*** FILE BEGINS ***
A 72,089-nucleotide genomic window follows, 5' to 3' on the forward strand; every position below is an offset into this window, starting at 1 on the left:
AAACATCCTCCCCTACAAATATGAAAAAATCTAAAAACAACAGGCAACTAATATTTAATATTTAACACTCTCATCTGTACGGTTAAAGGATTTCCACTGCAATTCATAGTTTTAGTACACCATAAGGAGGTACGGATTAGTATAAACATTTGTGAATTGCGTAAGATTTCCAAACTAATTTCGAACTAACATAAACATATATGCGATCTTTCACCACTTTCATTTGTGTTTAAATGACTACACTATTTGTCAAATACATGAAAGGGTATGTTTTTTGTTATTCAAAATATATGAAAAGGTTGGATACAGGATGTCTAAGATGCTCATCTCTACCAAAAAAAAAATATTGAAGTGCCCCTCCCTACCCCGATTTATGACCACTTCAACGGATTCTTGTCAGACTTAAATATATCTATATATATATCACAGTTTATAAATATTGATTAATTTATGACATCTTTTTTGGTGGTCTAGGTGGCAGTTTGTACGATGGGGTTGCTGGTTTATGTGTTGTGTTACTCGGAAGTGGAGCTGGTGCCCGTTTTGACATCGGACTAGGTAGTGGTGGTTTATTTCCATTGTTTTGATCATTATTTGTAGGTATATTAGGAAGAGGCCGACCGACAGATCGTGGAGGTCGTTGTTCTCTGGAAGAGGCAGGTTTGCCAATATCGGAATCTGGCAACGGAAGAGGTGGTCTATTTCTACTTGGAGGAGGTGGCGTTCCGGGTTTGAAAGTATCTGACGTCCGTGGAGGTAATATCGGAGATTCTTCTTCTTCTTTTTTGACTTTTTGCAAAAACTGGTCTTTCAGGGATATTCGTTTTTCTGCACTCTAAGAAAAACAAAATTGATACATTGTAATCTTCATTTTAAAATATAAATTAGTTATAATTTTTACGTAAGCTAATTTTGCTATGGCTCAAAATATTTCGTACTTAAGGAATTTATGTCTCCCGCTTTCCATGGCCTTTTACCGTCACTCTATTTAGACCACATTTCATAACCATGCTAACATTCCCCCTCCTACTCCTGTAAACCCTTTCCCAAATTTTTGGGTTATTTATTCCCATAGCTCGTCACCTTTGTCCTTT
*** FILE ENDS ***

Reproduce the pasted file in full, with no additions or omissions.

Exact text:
A 72,089-nucleotide genomic window follows, 5' to 3' on the forward strand; every position below is an offset into this window, starting at 1 on the left:
AAACATCCTCCCCTACAAATATGAAAAAATCTAAAAACAACAGGCAACTAATATTTAATATTTAACACTCTCATCTGTACGGTTAAAGGATTTCCACTGCAATTCATAGTTTTAGTACACCATAAGGAGGTACGGATTAGTATAAACATTTGTGAATTGCGTAAGATTTCCAAACTAATTTCGAACTAACATAAACATATATGCGATCTTTCACCACTTTCATTTGTGTTTAAATGACTACACTATTTGTCAAATACATGAAAGGGTATGTTTTTTGTTATTCAAAATATATGAAAAGGTTGGATACAGGATGTCTAAGATGCTCATCTCTACCAAAAAAAAAATATTGAAGTGCCCCTCCCTACCCCGATTTATGACCACTTCAACGGATTCTTGTCAGACTTAAATATATCTATATATATATCACAGTTTATAAATATTGATTAATTTATGACATCTTTTTTGGTGGTCTAGGTGGCAGTTTGTACGATGGGGTTGCTGGTTTATGTGTTGTGTTACTCGGAAGTGGAGCTGGTGCCCGTTTTGACATCGGACTAGGTAGTGGTGGTTTATTTCCATTGTTTTGATCATTATTTGTAGGTATATTAGGAAGAGGCCGACCGACAGATCGTGGAGGTCGTTGTTCTCTGGAAGAGGCAGGTTTGCCAATATCGGAATCTGGCAACGGAAGAGGTGGTCTATTTCTACTTGGAGGAGGTGGCGTTCCGGGTTTGAAAGTATCTGACGTCCGTGGAGGTAATATCGGAGATTCTTCTTCTTCTTTTTTGACTTTTTGCAAAAACTGGTCTTTCAGGGATATTCGTTTTTCTGCACTCTAAGAAAAACAAAATTGATACATTGTAATCTTCATTTTAAAATATAAATTAGTTATAATTTTTACGTAAGCTAATTTTGCTATGGCTCAAAATATTTCGTACTTAAGGAATTTATGTCTCCCGCTTTCCATGGCCTTTTACCGTCACTCTATTTAGACCACATTTCATAACCATGCTAACATTCCCCCTCCTACTCCTGTAAACCCTTTCCCAAATTTTTGGGTTATTTATTCCCATAGCTCGTCACCTTTGTCCTTT